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Cavanaugh v. County of San Diego

United States District Court, S.D. California

July 15, 2019

SHANE CAVANAUGH, an individual and as personal representative of the Estate of RICHARD BOULANGER; the Estate of RICHARD BOULANGER, Plaintiffs,
COUNTY OF SAN DIEGO, a municipal Corporation; Sherriff BILL GORE individually and in his official capacity as Sherriff for the County of San Diego; and DOES 1 to 50, Inclusive, Defendants.




         This matter comes before the Court on Plaintiffs Shane Cavanaugh and the Estate of Richard Boulanger (collectively "Plaintiffs") Motion to Remand to the Superior Court of the State of California, County of San Diego, from which it was removed. Defendants oppose the motion, and the issues are fully briefed.


         On February 8, 2018, Plaintiffs filed a six-count complaint[1] against defendants County of San Diego and Sheriff William Gore (collectively "Defendants") for (1)

         violation of the Fourteenth Amendment, brought pursuant to 42 U.S.C. § 1983, (2) Deliberate Indifference to Decedents Medical Needs, (3) Wrongful Death, (4) Loss oj Familial Relationship, (5) Survival Action and (6) Monell Claims in the Superior Court oj California, County of San Diego. (Doc. No. I.)[2] Defendants were served with the summons and Complaint on February 27, 2018. On October 26, 2018, Defendants received a copy of the proposed First Amended Complaint ("FAC") that the Plaintiffs intended to file in the Superior Court adding defendants Brett Germain, Kevin Kamoss, Stanley Dixon, Michael Pacheco, and Joseph Reyes. (Id.) None of the new defendants have been served with the FAC. Id.

         According to the FAC, on or before February 12, 2016, Richard Boulanger (hereinafter "DECEDENT") was arrested and placed in the custody of Defendants. (Doc. 1 ¶ 13.) At the time of his arrest Decedent was a known opiate user who was suffering from symptoms of withdrawal. Id. On February 12, 2016, Decedent's cellmate awoke to find Decedent hanging by his neck from the upper bunk via a homemade noose fabricated from a bedsheet. Id. ¶ 14.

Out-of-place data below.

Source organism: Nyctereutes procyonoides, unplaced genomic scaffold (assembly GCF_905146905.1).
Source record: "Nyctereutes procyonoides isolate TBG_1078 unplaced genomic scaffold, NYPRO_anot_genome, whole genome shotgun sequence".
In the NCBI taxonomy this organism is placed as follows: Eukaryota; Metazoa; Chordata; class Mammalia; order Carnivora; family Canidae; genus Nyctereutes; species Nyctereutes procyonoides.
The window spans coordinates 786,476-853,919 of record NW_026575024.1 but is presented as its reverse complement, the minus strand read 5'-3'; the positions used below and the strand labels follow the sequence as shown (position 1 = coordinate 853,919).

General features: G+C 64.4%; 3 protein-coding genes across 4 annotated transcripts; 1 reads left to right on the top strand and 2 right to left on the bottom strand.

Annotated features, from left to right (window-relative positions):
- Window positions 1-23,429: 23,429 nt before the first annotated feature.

Cellmate pressed the intercom button 4-10 times to obtain medical assistance for Decedent. Id. ¶ 15. After receiving no response, cellmate started pounding on the cell door to get Defendants' attention. Despite cellmates frantic efforts, approximately 20 minutes elapsed before help arrived. Id. ¶ 16. Upon observing Decedent's condition, Defendants ordered him transported to the UCSD Medical Center where he passed away on February 14, 2016, due to multisystem failure. Id. ¶ 17.

         Plaintiffs allege that Sheriffs deputies are required to respond to inmates emergency requests, as well as perform "well checks" to assess each inmate's well-being throughout their shift. Id. ¶ 18. In this case, Plaintiffs claim video surveillance from February 12, 2016, proves that deputies failed to timely respond to cellmates intercom alerts, and also did not complete the required "well check" of Decedent's cell prior to his suicide attempt that evening. Id. ¶ 19. Plaintiffs argue that the deputies' failure to perform the required "well check," or respond timely to cellmates intercom alert caused a significant delay in discovering Decedent's suicide attempt and is ultimately the proximate cause of decedent's death. Id.¶¶ 20-21.

         Plaintiff filed his Complaint in the Superior Court, County of San Diego on February 8, 2018. On October 26, 2018, Defendants' counsel received notice via email of Plaintiff s intent to file a FAC adding five new Defendants to replace DOES 1 through 5 and asserting "allegations of violation of 42 U.S.C. § 1983" against each of the new Defendants. (Doc. No. 1 at 2.) Defendants removed the case ten days later on November 8, 2018. (Doc. No. 1.) As of the time of removal, none of the new Defendants had been served with the FAC. Plaintiff seeks to remand the action back to state court alleging the motion is untimely and the Court lacks subject matter jurisdiction over the suit. (Doc. No. 6.) The matter is now pending before this Court.


         The federal court is one of limited jurisdiction. Gould v. Mutual Life Ins. Co. v.N.Y., 790 F.2d 769, 774 (9th Cir. 1986). As such, it cannot reach the merits of any dispute until it confirms its own subject matter jurisdiction. Steel Co, v. Citizens for a Better Environ., 523 U.S. 83, 93-94 (1998). The Ninth Circuit "strictly construe[s] the removal statute against removal jurisdiction," and "[f]ederal jurisdiction must be rejected if there is any doubt as to the right of removal in the first instance." Gaus v. Miles, Inc., 980 F.2d 564, 566 (9th Cir. 1992).

         The burden of proving any jurisdictional fact rests upon the party seeking to invoke the jurisdiction of the federal courts. At any time during the proceedings, a district court may sua sponte remand a case to state court if the court lacks subject matter jurisdiction over the case. 28 U.S.C. § 1447(c); Smith v. Mylan Inc., 761 F.3d 1042, 1044 (9th Cir. 2014). In circumstances where a defendant's removal of the action is objectively unreasonable, the Court may award attorney's fees under § 1447(c).[3] Martin v, Franklin Capital Corp., 546 U.S. 132, 140-41 (2005).

         A. Timeliness ...

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